I've heard this advice all my life, and if you're interested in writing, I'm sure you've heard it, too. "Write what scares you," as in, go to the dark places your mind wants to avoid. Tell those traumatic stories. Dig deep into the bad, negative, scary.
Which is... fine. Yes, it's important to speak up and speak out and let your voice be heard as a writer. But I think considering the opposite advice is equally relevant. How about, "Write what makes you happy?"
By "happy," I don't necessarily mean bouncing off the walls with joy. I mean think about how the work makes you feel while you're in it. Aim for a focused, in-the-zone feeling, and you'll have a good experience creating your work. The end product won't always be upbeat, but that's not the point. "Happy" writing is about the process for the writer, not the final written piece and not the readers' feelings about it.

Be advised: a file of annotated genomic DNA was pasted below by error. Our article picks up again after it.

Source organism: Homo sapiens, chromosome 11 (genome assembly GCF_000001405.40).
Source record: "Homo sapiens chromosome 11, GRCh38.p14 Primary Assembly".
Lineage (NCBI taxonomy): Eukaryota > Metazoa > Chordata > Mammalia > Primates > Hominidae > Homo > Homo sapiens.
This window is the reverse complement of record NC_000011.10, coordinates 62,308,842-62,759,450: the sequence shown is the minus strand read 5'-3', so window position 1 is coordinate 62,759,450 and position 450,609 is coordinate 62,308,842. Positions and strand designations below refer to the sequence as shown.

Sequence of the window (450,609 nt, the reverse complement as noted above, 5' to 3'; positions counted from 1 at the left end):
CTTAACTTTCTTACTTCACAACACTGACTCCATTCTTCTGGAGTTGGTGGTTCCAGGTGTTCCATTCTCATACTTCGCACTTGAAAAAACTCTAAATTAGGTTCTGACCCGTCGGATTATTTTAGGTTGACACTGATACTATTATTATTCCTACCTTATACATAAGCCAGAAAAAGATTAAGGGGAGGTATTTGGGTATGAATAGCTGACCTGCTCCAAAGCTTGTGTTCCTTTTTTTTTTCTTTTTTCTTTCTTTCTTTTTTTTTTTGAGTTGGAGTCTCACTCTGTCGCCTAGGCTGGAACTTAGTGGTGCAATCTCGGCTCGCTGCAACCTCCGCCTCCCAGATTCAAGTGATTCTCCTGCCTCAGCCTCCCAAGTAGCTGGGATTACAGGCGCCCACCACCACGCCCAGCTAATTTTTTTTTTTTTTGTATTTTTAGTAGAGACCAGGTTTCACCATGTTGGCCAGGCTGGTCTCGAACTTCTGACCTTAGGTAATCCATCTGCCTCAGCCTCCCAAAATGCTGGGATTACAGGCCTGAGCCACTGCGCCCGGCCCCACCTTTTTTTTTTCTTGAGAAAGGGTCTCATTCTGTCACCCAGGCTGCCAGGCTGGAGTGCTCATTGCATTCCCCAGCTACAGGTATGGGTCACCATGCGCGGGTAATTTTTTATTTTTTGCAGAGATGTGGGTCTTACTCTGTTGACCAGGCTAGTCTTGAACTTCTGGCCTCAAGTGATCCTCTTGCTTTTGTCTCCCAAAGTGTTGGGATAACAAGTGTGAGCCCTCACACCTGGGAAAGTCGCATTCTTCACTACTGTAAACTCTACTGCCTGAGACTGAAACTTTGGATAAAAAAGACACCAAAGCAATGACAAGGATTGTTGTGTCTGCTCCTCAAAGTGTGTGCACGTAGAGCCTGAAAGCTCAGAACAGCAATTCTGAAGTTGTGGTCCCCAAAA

When you write, you have to live in the space of your chosen topic. A "scary" topic for you may mean spending an awful lot of time in head space you'd rather avoid. Why do that to yourself? You're under no obligation to go there if you opt out.
Writing doesn't have to be an exercise in mental torture - or therapy - for the writer. Your work isn't more valid or better just by virtue of focusing on topics that trouble you. Feeling good while you write is a part of taking care of yourself and your creativity.
For more on this and other writing-related topics, listen to my podcast Better Life, Better Writing.